declining patient admissions affecting big urban hospitals and smaller
independent hospitals are behind the trend, she said.
Residents of smaller cities and rural areas might be affected the most
by the trend, said Theodore Maad of the Detroit office of Ernst and
Whinney, an accounting and consulting firm involved with several of the
Scientists may test new treatment
on muscular dystrophy patients
NEW YORK - An experimental treatment for the most severe form
of muscular dystrophy has worked in two new studies in mice, and tests
in human patients may begin this summer scientists say.
The mice belonged to a strain that lacks a protein called dystrophin in
the muscles. In humans, that defect causes Duchenne muscular dystrophy,
.the most common and severe form of dystrophy.
After the mice were treated, portions of muscle began to produce the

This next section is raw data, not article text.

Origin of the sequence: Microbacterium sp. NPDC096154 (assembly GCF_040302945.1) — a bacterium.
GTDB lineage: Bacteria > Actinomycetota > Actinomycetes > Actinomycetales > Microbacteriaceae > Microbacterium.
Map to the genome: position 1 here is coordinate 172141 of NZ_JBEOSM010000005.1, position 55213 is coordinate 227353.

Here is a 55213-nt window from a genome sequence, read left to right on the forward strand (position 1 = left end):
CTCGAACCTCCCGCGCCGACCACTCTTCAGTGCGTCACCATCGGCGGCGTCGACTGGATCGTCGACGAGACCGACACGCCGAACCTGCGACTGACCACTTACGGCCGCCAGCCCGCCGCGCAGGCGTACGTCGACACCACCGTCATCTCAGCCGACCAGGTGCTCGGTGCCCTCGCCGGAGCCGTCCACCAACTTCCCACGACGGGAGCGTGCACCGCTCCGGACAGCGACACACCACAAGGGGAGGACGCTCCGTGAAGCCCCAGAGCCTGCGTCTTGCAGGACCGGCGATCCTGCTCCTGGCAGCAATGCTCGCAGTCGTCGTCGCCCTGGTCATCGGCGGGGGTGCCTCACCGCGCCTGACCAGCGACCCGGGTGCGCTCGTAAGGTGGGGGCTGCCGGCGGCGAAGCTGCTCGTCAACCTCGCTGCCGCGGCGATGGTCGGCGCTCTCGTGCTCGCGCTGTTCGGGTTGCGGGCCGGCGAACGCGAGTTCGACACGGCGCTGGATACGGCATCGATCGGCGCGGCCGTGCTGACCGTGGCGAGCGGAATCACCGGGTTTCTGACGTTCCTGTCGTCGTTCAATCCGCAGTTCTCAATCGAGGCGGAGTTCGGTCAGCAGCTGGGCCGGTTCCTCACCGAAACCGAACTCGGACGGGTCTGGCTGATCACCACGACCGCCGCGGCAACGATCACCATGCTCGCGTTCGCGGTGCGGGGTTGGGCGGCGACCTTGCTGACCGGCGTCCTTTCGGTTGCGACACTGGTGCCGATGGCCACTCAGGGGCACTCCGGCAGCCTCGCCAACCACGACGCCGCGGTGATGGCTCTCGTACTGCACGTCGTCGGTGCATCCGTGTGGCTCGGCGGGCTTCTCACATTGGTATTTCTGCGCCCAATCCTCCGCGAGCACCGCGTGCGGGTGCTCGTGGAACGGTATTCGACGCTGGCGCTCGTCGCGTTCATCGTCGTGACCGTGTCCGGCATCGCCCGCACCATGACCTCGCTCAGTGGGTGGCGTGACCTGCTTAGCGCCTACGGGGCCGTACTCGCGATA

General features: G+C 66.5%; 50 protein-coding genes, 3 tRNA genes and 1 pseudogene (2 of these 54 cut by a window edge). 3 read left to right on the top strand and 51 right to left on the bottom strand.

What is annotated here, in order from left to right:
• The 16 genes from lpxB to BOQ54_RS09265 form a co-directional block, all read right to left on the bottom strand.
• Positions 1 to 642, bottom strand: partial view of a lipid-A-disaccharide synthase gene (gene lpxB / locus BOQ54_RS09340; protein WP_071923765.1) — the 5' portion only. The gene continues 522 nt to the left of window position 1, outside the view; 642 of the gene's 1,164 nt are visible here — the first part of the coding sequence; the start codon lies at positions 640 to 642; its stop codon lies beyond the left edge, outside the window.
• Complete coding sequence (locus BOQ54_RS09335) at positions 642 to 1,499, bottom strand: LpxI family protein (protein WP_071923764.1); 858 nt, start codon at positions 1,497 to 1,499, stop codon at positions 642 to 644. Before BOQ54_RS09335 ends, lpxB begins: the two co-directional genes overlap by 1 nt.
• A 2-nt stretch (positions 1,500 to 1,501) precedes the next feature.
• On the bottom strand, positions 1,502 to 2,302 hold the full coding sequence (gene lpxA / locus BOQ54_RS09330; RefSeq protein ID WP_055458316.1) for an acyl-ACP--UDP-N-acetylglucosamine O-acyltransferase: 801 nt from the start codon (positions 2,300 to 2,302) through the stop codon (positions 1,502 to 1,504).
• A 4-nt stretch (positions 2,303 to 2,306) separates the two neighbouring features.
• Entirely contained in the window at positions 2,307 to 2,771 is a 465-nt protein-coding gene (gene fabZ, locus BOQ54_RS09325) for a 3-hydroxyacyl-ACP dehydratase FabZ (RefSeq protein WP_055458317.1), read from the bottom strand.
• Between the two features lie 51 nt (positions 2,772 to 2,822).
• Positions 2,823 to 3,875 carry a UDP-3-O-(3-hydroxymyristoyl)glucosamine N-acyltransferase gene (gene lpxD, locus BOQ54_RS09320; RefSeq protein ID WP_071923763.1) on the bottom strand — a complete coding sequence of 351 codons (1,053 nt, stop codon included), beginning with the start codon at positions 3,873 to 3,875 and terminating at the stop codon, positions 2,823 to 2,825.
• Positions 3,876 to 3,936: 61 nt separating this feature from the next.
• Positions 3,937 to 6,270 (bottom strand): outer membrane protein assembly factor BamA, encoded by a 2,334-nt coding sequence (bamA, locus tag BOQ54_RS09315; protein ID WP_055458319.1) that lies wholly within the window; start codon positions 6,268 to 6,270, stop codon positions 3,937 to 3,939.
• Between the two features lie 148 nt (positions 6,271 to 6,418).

"This is the most exciting approach for human therapy that, in my
opinion, has ever come along," said Donald Wood, director of research
for the Muscular Dystrophy Association.
Duchenne muscular dystrophy is a genetic disorder that strikes boys
almost exclusively, appearing in abut one in every 3,500 male babies in
the United State.
Soviet scientists avert meltdown
MOSCOW - Scientists averted a meltdown aboard a nuclear-
powered Soviet icebreaker by a matter of minutes last fall, a newspaper
that covers Soviet shipping reported.
Vodny Transport said the incident occurred Nov. 11 aboard the
Rossiya while it was docked at Murmansk, 1,000 miles north of Moscow
in Kola Bay.
The ship was there for routine changing of a filter in a reactor, the
newspaper reported in it's Saturday edition.
The reactor was shut down, and cooling water was supposed to be
drained before changing the filter, according to the newspaper.
But a chief physicist aboard the ship gave incorrect instructions to
an operator who opened a drainage valve on the ship's other reactor,
which was in operation, the newspaper said.
Radiation could have spread from the ship to the city of 440, 000
Vodny Transport comes out three times a week. There was no